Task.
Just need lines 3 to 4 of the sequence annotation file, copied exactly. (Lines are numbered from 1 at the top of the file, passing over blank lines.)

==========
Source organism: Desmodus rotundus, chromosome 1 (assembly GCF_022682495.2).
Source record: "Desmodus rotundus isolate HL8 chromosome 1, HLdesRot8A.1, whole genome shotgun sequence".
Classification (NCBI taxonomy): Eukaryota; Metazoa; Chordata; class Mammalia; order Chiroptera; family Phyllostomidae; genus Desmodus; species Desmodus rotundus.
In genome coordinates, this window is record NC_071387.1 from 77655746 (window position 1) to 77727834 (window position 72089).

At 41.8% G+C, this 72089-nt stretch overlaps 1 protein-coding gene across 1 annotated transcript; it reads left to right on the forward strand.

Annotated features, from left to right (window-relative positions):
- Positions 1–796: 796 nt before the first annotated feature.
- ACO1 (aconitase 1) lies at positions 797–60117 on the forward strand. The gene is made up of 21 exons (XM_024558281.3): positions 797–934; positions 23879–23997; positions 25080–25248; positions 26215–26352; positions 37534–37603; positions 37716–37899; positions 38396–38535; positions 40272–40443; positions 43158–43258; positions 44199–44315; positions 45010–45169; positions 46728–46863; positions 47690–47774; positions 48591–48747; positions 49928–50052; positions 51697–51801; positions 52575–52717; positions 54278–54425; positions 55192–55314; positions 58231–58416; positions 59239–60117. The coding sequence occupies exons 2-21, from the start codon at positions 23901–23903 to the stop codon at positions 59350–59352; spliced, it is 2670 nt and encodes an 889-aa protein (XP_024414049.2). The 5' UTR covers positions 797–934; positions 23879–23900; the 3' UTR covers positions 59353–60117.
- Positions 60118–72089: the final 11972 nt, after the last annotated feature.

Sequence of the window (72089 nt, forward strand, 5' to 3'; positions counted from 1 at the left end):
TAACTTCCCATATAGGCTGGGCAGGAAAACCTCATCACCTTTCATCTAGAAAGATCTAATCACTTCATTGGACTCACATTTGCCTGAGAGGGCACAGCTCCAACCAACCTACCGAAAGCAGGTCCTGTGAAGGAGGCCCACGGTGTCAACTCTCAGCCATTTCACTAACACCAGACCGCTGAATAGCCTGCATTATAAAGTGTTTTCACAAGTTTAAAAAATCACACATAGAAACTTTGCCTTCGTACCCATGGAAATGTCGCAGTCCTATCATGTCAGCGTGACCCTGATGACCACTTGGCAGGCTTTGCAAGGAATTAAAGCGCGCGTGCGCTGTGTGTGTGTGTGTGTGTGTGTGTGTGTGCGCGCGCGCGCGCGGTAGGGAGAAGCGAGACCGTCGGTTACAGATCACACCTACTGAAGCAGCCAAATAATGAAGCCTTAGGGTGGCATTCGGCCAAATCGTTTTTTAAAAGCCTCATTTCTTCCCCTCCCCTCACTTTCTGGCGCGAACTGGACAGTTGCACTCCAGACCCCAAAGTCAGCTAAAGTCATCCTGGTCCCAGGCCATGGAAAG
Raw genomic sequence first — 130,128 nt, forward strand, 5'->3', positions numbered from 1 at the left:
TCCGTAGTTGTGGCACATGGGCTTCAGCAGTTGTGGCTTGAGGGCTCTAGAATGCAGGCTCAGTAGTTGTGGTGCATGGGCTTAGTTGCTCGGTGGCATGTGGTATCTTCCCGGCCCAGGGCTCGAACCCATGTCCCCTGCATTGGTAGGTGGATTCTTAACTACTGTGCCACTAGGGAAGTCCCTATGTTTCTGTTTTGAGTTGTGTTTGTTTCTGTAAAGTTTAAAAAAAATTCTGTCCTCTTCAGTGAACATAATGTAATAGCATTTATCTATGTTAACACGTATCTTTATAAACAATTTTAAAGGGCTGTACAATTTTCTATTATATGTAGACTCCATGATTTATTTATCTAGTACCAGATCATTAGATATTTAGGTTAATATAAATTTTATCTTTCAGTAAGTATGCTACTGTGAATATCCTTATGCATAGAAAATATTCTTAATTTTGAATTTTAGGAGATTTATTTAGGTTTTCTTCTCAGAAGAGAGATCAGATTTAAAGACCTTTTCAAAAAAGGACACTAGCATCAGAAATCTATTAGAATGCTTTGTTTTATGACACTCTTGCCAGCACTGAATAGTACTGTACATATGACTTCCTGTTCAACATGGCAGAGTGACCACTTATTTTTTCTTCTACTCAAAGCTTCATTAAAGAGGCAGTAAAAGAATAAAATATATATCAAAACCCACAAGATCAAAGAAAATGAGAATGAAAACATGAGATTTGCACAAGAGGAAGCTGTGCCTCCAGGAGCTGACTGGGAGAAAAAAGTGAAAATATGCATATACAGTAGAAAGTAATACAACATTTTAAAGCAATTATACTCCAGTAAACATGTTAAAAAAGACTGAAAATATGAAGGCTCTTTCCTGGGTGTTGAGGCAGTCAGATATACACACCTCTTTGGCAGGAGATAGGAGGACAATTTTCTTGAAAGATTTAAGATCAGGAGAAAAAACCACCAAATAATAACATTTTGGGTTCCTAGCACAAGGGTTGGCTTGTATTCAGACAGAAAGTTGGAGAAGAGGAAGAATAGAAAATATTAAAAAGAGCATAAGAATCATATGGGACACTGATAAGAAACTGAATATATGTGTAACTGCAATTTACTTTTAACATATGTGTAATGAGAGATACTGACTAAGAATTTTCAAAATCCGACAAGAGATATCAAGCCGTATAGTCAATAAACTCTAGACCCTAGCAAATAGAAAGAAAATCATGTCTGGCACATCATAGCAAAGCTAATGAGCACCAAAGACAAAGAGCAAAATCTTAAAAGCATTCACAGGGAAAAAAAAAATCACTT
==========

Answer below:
Classification (NCBI taxonomy): Eukaryota; Metazoa; Chordata; class Mammalia; order Chiroptera; family Phyllostomidae; genus Desmodus; species Desmodus rotundus.
In genome coordinates, this window is record NC_071387.1 from 77655746 (window position 1) to 77727834 (window position 72089).